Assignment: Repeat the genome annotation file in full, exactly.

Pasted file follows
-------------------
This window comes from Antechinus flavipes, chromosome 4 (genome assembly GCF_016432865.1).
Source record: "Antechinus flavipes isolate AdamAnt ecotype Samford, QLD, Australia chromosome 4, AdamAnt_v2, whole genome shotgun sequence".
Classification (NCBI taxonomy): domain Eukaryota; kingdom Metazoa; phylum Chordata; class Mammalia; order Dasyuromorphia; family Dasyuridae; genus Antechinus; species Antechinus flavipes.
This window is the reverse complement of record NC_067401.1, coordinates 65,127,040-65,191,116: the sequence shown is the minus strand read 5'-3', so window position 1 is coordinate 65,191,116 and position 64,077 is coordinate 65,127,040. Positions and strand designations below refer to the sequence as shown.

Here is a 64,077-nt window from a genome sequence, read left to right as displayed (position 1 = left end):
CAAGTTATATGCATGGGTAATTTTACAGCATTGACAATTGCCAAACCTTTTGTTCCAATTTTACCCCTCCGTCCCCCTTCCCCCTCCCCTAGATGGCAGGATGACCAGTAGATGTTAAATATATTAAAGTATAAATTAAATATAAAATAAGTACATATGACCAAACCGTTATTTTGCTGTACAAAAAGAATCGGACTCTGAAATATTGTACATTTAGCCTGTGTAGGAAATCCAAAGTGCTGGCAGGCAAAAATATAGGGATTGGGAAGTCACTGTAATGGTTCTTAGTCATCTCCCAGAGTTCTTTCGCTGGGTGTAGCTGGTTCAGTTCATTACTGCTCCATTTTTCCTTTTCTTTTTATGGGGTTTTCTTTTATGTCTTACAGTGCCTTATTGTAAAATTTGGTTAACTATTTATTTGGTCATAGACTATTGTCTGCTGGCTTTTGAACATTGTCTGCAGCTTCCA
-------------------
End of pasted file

This window comes from Antechinus flavipes, chromosome 4 (genome assembly GCF_016432865.1).
Source record: "Antechinus flavipes isolate AdamAnt ecotype Samford, QLD, Australia chromosome 4, AdamAnt_v2, whole genome shotgun sequence".
Classification (NCBI taxonomy): domain Eukaryota; kingdom Metazoa; phylum Chordata; class Mammalia; order Dasyuromorphia; family Dasyuridae; genus Antechinus; species Antechinus flavipes.
This window is the reverse complement of record NC_067401.1, coordinates 65,127,040-65,191,116: the sequence shown is the minus strand read 5'-3', so window position 1 is coordinate 65,191,116 and position 64,077 is coordinate 65,127,040. Positions and strand designations below refer to the sequence as shown.

Here is a 64,077-nt window from a genome sequence, read left to right as displayed (position 1 = left end):
CAAGTTATATGCATGGGTAATTTTACAGCATTGACAATTGCCAAACCTTTTGTTCCAATTTTACCCCTCCGTCCCCCTTCCCCCTCCCCTAGATGGCAGGATGACCAGTAGATGTTAAATATATTAAAGTATAAATTAAATATAAAATAAGTACATATGACCAAACCGTTATTTTGCTGTACAAAAAGAATCGGACTCTGAAATATTGTACATTTAGCCTGTGTAGGAAATCCAAAGTGCTGGCAGGCAAAAATATAGGGATTGGGAAGTCACTGTAATGGTTCTTAGTCATCTCCCAGAGTTCTTTCGCTGGGTGTAGCTGGTTCAGTTCATTACTGCTCCATTTTTCCTTTTCTTTTTATGGGGTTTTCTTTTATGTCTTACAGTGCCTTATTGTAAAATTTGGTTAACTATTTATTTGGTCATAGACTATTGTCTGCTGGCTTTTGAACATTGTCTGCAGCTTCCA